MSHA Adds Fourth Hearing on Proximity Detection Rule
The August 2011 proposed rule would require underground coal mine operators to install proximity detection systems on continuous mining machines, except for full-face continuous mining machines.
Four public hearings within the next two weeks will give coal mining industry representatives the chance to comment on a proposed MSHA rule affecting their underground mines. Published Aug. 31, the rule would require operators of those mines to install proximity detection systems on continuous mining machines, except for full-face continuous mining machines, as a way of preventing injuries and deaths from crushing impacts.
The four hearings will take place Oct. 18 in Denver; Oct. 20 in Charleston, W.Va.; Oct. 25 in Washington, Pa.; and Oct. 27 in Evansville, Ind., with this fourth hearing added this week. All four will start at 9 a.m. local time.
The proposed rule is available here. MSHA is accepting comments about it until Nov. 14.
The agency estimates the technology could have prevented 30 deaths and about 200 injuries in underground coal mines from 1984 through 2010. Many of these occurred in confined areas where a proximity detection system could have warned the miners and stopped the machines in time, according to MSHA, which began working with the coal mining industry in 2002 to develop a proximity detection system. MSHA evaluated three systems and selected the Nautilus, International "Buddy System" for testing because it could be adapted to remote-controlled continuous mining machines in the least amount of time. The agency approved it and two more systems, the Geosteering Tramguard™ System and the Matrix Design Group M3–1000 Proximity Monitoring System, in 2009.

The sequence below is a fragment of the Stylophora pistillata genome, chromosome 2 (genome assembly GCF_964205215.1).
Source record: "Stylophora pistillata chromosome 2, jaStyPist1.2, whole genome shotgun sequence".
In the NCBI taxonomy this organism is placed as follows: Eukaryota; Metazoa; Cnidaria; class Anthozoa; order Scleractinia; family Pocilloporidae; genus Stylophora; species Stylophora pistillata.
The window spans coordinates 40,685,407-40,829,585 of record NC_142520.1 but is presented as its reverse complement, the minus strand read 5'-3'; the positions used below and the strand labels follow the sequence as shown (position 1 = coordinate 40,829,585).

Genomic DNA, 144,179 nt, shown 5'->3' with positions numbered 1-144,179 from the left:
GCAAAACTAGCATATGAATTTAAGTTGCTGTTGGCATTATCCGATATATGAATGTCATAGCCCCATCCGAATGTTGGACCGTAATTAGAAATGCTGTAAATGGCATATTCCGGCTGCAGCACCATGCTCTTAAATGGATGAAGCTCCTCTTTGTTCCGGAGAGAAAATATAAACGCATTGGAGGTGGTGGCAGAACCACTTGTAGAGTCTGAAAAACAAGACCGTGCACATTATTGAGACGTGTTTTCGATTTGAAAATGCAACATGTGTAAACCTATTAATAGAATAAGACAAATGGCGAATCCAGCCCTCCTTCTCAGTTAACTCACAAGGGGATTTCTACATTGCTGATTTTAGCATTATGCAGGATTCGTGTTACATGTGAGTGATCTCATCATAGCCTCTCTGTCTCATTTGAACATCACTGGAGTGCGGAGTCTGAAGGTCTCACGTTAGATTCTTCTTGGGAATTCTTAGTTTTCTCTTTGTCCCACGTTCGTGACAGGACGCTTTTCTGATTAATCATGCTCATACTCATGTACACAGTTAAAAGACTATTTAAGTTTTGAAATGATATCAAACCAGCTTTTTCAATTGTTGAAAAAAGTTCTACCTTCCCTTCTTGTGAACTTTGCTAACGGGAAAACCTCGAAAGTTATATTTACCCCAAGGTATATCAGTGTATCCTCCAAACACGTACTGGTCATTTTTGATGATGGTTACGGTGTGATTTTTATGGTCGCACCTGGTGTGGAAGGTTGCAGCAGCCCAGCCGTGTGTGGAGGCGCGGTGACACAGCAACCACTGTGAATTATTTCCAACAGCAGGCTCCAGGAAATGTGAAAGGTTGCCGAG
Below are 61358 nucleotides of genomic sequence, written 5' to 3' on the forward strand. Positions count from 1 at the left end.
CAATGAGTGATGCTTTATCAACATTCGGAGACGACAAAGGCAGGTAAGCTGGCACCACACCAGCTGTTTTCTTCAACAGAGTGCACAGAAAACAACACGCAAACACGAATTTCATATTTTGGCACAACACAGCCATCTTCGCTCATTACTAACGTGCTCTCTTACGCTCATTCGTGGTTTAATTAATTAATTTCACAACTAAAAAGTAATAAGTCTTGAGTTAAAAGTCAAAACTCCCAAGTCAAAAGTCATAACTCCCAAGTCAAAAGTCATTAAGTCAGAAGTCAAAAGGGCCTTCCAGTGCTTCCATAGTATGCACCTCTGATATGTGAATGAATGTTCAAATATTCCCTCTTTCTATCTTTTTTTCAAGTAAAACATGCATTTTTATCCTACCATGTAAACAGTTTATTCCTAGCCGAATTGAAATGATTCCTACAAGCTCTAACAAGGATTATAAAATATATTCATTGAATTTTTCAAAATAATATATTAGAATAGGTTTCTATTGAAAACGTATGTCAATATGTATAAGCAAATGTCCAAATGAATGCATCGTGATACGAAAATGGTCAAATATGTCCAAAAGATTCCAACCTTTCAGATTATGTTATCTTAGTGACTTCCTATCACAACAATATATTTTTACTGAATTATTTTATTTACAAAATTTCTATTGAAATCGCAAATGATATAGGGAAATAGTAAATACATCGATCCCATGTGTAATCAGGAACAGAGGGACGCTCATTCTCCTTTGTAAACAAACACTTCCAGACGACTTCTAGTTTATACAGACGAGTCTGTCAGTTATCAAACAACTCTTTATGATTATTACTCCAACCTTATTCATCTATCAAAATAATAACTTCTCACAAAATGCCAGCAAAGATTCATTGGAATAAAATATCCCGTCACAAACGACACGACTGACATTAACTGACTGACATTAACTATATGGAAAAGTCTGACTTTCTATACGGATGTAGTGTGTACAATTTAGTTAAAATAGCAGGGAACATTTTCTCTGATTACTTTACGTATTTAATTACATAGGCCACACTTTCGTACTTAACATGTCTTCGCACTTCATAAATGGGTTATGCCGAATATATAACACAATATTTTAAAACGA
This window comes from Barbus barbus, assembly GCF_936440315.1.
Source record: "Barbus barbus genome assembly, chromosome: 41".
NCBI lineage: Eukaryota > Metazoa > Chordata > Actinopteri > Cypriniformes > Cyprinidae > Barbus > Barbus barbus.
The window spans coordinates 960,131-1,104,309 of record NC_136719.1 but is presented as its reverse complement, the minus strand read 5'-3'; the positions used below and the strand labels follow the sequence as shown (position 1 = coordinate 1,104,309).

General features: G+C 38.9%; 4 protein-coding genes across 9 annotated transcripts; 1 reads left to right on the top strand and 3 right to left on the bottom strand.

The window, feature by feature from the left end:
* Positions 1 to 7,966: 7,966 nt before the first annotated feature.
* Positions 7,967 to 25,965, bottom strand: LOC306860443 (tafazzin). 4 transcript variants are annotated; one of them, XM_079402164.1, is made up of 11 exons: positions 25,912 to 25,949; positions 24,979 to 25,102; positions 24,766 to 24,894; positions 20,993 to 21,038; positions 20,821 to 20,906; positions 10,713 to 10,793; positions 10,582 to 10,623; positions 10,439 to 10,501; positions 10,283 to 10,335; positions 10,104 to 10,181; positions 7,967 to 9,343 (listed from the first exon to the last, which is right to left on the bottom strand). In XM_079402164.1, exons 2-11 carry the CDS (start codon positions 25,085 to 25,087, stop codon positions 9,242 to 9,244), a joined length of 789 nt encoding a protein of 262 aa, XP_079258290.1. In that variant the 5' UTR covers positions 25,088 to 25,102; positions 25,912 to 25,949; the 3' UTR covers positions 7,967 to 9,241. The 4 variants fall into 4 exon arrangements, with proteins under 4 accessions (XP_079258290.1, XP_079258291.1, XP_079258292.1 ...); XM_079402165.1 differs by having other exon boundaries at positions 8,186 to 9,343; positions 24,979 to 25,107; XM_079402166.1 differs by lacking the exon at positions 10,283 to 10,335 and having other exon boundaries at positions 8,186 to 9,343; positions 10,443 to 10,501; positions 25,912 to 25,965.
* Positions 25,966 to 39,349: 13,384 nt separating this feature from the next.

In its proposed rule, MSHA said at least 35 remote-controlled continuous mining machines in U.S. underground coal mines are equipped with proximity detection systems. MSHA monitors the systems' installation and development, and it also has evaluated such systems in South African mines.